The living room and kitchen are one big open plan room since about March 2013 when builders came to knock through the old stone wall. The room was known as the play room to the Chandlers and was previously a really dark little room . Now that it’s all opened up however the light from the kitchen comes streaming through and has completely transformed that side of the house. The plan is for this to be the day room and there will be a separate little snug / study / TV room for cosy evenings in. The main issue with this room however is damp. It’s an ongoing battle here at Gwalia but this room has suffered the most from not being heated, not getting much sunshine and the walls not being able to breath and dry out. Harry did quite a bit of work on the exterior facing wall in 1990 but little did he know it was actually to do more harm than good. He insulated it, fitted a thin membrane and erected a new stud wall so as to block off the stone wall. Unfortunately that wall is so wet that the water was seeping into the room under the floor. Removing this stud wall and stripping back the window sill / framing revealed the extent of the water damage, the walls were literally dripping with water.
The wooden lintel above the window was also extremely damp, so much so there was soil and roots forming on the underside. This wall will be left to dry out for a few months and then will be lime rendered to allow a more natural breathing process. A new wood-burning stove should also help this. The age and construction of the 18th century house means that the floor sits directly on top of the bare earth with only some insulation and chipboard underfoot. We had to rip up half the floor and replace the waterproof membrane so that we could run it further up the wall and hopefully prevent the same problems re-occurring.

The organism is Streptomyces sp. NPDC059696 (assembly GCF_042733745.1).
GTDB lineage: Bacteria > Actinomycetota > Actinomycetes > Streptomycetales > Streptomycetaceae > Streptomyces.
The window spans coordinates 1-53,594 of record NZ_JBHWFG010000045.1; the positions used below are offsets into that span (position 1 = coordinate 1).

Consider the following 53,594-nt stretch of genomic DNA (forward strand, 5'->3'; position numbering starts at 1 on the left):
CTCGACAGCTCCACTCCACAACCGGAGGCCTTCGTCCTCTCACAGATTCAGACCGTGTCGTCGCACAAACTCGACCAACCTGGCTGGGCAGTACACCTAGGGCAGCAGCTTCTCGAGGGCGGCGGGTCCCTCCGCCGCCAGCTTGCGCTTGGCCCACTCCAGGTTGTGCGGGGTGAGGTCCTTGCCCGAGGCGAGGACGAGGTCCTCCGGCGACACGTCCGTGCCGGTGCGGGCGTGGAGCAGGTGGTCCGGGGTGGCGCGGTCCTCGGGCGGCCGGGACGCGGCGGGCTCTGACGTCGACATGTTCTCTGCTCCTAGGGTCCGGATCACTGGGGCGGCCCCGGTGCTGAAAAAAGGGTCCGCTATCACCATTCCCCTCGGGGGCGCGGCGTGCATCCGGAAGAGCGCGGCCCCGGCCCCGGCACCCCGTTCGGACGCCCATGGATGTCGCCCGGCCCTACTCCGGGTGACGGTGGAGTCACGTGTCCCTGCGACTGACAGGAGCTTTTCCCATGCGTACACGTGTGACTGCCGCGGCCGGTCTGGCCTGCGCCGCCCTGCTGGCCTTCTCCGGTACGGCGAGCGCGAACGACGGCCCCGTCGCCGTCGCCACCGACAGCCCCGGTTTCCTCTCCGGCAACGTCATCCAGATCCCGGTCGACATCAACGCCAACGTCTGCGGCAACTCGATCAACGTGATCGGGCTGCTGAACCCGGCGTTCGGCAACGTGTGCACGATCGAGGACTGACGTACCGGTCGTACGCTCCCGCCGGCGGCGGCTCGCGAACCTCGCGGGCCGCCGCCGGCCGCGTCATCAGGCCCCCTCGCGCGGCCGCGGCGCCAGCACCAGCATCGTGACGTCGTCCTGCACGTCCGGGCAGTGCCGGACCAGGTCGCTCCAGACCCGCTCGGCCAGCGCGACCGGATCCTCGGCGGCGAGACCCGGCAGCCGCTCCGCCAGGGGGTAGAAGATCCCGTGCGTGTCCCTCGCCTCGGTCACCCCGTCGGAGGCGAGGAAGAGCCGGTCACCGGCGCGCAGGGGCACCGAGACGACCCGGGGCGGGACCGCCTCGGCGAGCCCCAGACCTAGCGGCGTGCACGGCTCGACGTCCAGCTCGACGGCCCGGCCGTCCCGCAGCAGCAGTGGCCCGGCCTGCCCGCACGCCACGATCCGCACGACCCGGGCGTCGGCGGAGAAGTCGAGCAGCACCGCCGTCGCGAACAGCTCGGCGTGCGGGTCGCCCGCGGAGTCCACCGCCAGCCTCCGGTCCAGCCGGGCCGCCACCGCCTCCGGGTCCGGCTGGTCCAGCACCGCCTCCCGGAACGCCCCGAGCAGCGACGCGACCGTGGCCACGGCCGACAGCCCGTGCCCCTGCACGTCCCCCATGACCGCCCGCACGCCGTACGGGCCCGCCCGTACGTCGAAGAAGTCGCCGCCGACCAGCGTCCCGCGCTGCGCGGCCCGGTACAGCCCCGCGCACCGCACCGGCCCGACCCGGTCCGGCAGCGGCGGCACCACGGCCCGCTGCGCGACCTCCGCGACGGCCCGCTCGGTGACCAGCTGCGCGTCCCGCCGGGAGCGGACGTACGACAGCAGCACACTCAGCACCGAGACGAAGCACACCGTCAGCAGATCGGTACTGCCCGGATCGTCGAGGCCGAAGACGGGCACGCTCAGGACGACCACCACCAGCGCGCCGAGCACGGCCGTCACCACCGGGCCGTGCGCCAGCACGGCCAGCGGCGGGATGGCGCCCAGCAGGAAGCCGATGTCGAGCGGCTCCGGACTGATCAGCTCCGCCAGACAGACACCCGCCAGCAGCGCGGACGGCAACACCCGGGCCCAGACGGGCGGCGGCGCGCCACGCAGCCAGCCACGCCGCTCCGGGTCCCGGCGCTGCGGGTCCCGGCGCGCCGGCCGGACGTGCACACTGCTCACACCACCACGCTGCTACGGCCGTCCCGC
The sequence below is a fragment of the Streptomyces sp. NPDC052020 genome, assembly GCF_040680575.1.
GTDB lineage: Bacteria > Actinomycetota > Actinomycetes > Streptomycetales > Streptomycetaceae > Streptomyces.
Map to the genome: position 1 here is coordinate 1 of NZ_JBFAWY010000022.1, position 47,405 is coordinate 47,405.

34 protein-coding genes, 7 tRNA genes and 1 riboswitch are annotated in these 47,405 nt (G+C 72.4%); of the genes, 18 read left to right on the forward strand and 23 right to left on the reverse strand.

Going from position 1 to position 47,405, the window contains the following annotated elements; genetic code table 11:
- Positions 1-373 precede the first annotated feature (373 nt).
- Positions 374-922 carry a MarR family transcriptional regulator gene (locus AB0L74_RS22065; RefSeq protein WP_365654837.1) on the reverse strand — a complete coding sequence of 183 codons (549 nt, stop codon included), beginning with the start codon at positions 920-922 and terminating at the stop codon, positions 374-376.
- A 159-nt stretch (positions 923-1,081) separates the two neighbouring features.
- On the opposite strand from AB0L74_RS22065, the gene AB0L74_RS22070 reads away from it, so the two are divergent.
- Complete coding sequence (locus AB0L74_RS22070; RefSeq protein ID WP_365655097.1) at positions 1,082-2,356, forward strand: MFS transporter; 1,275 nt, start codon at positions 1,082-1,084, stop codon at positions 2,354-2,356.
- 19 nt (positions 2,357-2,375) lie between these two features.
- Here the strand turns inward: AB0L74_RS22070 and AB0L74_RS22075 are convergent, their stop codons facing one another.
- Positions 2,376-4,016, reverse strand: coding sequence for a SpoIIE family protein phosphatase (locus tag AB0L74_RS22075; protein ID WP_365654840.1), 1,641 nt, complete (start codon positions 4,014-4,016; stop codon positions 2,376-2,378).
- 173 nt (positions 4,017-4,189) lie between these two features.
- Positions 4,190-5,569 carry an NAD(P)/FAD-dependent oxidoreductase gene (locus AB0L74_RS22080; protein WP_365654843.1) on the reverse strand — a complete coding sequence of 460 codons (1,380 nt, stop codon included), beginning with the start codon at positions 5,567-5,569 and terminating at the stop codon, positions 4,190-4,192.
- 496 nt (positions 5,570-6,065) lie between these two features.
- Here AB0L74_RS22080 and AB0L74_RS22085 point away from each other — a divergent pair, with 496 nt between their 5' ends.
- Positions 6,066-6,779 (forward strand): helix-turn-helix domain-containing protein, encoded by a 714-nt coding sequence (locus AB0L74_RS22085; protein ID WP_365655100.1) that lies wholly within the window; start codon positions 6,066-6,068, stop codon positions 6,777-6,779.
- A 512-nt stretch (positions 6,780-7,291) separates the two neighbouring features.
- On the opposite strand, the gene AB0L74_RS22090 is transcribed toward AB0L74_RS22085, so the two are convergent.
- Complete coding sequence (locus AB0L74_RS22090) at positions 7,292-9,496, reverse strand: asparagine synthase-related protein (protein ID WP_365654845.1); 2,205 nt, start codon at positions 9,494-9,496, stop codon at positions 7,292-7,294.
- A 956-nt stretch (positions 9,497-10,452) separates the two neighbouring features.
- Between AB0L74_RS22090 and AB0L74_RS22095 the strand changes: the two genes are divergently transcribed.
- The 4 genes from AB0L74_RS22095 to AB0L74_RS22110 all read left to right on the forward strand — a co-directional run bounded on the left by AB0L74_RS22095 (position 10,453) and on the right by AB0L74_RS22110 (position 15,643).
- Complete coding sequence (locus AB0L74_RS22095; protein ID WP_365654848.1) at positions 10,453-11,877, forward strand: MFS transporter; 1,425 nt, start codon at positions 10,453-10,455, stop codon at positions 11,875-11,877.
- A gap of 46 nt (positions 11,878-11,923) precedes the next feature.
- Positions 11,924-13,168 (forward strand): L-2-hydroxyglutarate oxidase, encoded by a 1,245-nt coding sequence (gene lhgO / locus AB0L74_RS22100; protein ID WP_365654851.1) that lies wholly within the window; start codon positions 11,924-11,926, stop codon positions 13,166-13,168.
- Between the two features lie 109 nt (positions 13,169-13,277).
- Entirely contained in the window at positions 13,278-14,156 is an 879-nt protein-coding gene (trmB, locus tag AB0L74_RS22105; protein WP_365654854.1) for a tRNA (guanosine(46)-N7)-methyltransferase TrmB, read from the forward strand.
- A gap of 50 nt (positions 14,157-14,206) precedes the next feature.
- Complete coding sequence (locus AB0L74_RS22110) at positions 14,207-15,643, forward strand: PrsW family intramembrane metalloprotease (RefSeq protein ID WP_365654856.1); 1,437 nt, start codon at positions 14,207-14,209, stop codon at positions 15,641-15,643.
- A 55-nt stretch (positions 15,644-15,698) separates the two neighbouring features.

The only nice part of this was the discovery of some messages from the past. When Harry covered over an old window sill the Chandlers each wrote a little message for future inhabitants to find. Long forgotten about, it was rather fitting that it should be the those same Chandlers to rediscover it a quarter of a century later!